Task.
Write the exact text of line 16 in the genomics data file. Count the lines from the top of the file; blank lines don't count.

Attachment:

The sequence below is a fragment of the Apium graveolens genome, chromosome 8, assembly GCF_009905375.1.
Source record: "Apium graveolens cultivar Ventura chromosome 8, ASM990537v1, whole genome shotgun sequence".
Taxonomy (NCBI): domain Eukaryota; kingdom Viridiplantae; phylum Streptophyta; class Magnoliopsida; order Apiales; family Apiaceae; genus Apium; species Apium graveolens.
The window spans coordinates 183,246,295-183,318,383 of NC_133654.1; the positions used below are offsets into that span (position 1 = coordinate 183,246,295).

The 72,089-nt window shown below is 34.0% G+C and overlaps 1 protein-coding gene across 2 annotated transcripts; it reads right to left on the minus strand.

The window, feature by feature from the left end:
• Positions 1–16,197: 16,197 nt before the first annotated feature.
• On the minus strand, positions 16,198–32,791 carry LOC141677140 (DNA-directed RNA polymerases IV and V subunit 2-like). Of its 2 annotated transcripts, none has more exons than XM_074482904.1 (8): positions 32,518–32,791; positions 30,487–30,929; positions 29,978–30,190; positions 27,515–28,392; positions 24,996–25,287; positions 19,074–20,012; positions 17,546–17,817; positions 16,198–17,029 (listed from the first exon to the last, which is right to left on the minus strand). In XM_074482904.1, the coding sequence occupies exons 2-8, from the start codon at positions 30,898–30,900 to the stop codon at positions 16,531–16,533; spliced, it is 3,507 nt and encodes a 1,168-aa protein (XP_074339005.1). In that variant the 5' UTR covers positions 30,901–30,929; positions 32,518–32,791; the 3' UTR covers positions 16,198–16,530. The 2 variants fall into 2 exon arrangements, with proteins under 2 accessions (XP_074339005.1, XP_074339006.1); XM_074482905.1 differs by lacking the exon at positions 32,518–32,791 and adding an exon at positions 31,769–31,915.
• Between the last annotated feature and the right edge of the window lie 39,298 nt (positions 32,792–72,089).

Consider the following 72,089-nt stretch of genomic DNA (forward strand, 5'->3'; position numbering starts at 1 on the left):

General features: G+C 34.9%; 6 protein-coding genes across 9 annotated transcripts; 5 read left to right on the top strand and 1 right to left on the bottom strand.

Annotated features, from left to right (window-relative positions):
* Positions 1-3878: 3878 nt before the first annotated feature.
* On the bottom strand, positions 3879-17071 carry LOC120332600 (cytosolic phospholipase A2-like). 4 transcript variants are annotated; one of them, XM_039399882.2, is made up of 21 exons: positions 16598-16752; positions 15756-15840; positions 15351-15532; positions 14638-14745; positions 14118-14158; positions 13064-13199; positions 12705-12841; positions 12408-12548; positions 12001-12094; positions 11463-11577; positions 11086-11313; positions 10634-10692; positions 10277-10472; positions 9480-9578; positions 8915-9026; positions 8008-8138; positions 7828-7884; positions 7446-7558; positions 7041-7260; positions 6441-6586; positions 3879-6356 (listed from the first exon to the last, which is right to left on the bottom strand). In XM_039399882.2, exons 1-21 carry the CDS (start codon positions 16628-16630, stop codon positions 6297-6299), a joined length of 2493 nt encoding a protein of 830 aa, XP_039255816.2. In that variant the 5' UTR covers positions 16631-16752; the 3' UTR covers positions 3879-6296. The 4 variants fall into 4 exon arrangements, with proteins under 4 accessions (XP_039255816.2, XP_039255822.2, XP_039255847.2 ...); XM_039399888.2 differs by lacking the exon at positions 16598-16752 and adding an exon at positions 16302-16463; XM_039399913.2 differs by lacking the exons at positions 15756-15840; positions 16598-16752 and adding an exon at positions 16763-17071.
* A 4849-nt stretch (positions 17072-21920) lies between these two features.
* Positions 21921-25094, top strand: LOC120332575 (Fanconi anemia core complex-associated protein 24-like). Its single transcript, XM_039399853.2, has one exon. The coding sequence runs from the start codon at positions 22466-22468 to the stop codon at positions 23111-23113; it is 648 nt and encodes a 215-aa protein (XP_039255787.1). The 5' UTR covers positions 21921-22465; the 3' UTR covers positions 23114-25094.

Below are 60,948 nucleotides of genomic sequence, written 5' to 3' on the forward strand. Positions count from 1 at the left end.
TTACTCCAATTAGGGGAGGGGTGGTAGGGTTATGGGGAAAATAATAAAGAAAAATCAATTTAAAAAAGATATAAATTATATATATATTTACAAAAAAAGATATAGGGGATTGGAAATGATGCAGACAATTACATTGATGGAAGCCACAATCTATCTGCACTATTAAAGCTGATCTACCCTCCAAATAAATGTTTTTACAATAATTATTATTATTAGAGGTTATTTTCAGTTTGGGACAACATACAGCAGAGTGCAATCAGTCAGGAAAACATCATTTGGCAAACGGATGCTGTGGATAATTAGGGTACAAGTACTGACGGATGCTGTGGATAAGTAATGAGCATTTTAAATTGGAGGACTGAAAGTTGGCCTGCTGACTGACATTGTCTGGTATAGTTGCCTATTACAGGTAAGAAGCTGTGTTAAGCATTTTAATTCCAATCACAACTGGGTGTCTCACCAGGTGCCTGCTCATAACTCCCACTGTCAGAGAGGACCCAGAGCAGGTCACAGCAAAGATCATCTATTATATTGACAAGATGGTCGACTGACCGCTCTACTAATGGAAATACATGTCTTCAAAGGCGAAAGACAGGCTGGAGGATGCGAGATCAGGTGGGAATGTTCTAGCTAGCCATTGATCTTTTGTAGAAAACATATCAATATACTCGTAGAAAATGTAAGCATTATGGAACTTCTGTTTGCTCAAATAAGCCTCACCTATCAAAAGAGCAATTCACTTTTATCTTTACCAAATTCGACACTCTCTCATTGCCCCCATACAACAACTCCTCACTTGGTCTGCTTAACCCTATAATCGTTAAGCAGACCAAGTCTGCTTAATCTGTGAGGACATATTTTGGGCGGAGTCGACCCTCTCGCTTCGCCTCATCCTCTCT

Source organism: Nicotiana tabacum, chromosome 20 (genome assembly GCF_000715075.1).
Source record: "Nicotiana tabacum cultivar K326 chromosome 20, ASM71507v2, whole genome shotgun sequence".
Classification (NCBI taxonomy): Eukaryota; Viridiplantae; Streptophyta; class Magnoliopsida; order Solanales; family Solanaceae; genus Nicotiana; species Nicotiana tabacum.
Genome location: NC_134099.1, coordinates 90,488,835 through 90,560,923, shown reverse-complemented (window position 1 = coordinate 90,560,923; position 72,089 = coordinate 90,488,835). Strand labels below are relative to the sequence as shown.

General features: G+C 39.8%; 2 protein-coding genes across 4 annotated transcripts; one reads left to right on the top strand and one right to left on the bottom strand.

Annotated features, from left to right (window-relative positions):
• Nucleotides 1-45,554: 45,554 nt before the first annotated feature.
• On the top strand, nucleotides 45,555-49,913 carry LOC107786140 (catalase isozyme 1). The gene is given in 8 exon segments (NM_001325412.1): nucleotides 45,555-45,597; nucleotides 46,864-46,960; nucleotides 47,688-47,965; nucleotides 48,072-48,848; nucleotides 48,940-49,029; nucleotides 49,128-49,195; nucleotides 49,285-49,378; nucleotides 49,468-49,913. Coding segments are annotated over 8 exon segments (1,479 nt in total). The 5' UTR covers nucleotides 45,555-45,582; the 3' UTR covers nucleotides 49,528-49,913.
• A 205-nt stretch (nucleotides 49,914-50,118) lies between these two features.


* Positions 21921-25094, top strand: LOC120332575 (Fanconi anemia core complex-associated protein 24-like). Its single transcript, XM_039399853.2, has one exon. The coding sequence runs from the start codon at positions 22466-22468 to the stop codon at positions 23111-23113; it is 648 nt and encodes a 215-aa protein (XP_039255787.1). The 5' UTR covers positions 21921-22465; the 3' UTR covers positions 23114-25094.